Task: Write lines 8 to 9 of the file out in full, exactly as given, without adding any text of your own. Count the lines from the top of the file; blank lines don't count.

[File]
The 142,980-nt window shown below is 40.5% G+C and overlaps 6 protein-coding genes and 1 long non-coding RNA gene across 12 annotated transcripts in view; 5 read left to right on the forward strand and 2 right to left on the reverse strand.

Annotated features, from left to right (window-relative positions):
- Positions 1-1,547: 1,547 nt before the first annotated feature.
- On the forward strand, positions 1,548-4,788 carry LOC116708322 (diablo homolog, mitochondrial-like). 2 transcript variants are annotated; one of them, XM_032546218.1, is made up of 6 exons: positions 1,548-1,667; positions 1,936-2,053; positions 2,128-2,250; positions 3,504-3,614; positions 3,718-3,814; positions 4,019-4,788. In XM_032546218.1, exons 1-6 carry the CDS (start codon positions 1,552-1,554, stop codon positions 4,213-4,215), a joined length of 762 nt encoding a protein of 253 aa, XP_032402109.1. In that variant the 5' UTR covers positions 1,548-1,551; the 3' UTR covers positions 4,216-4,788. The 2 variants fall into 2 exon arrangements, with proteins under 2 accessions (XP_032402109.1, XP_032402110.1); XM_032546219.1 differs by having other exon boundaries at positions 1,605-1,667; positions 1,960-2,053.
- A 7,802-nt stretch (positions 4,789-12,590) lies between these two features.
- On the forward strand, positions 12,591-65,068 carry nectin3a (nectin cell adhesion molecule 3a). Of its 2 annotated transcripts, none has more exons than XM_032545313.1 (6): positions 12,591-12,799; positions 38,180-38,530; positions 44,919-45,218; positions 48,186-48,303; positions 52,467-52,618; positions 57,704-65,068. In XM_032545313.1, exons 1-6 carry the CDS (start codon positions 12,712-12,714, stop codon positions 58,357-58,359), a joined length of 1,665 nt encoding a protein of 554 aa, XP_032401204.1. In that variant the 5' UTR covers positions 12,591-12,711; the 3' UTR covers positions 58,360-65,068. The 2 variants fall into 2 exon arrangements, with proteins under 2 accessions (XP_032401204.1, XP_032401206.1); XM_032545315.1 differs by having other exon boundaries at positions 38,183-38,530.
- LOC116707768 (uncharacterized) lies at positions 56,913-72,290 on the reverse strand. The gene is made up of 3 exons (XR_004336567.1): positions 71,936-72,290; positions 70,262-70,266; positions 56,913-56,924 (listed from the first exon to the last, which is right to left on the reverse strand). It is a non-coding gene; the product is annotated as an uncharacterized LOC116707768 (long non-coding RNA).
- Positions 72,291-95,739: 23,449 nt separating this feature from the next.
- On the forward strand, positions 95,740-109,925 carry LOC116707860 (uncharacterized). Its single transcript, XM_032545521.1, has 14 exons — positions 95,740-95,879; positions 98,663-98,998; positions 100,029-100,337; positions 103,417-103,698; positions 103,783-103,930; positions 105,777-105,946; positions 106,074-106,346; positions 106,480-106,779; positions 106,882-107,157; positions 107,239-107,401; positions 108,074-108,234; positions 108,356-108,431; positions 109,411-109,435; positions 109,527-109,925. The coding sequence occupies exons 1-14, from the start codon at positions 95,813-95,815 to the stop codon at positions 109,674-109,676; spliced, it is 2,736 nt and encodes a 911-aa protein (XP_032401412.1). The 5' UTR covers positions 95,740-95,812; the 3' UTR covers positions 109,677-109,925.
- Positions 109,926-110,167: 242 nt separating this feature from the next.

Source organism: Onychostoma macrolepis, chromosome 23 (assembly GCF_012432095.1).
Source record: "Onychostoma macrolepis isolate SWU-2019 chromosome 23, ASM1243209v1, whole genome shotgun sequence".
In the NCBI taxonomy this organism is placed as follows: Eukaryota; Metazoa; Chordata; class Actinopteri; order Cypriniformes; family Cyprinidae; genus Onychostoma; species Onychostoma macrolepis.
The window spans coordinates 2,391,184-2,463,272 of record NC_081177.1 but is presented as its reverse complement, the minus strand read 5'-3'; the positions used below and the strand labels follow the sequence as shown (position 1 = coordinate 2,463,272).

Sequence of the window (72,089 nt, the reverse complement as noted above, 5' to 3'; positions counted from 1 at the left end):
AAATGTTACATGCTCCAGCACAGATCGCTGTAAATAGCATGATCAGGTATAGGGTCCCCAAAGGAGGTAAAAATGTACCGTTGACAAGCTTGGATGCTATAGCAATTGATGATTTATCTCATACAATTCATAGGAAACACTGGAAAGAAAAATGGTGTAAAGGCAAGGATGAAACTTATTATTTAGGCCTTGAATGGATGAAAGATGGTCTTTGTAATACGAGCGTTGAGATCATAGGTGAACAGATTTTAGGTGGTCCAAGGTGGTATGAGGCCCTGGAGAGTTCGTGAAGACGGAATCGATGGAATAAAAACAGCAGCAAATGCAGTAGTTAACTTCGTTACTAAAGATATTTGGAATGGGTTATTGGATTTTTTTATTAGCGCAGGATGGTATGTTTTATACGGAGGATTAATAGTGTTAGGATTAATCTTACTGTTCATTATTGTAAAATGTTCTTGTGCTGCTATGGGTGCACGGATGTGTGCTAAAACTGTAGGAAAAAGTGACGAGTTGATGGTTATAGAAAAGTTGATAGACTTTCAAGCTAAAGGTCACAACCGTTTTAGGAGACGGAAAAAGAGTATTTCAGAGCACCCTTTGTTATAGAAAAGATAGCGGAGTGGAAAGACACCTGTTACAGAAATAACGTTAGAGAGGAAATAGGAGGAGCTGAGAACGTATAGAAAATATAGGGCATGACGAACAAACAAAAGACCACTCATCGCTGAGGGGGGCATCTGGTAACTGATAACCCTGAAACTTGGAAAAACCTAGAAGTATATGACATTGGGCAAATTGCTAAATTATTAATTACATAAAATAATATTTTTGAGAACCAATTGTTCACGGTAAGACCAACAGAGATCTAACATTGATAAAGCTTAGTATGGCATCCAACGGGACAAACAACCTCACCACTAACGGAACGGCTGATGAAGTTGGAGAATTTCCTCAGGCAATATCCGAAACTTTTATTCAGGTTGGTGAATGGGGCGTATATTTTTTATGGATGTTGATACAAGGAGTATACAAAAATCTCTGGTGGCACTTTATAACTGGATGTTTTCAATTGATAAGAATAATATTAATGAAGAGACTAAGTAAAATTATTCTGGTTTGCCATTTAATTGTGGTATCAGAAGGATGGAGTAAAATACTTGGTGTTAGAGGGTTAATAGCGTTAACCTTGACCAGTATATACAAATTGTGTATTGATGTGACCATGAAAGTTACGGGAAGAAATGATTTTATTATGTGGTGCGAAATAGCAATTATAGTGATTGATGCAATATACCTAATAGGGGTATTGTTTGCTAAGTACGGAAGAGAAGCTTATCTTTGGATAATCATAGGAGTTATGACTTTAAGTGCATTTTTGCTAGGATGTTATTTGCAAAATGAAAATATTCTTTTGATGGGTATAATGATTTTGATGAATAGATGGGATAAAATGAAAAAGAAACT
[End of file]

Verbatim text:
- Positions 72,291-95,739: 23,449 nt separating this feature from the next.
- On the forward strand, positions 95,740-109,925 carry LOC116707860 (uncharacterized). Its single transcript, XM_032545521.1, has 14 exons — positions 95,740-95,879; positions 98,663-98,998; positions 100,029-100,337; positions 103,417-103,698; positions 103,783-103,930; positions 105,777-105,946; positions 106,074-106,346; positions 106,480-106,779; positions 106,882-107,157; positions 107,239-107,401; positions 108,074-108,234; positions 108,356-108,431; positions 109,411-109,435; positions 109,527-109,925. The coding sequence occupies exons 1-14, from the start codon at positions 95,813-95,815 to the stop codon at positions 109,674-109,676; spliced, it is 2,736 nt and encodes a 911-aa protein (XP_032401412.1). The 5' UTR covers positions 95,740-95,812; the 3' UTR covers positions 109,677-109,925.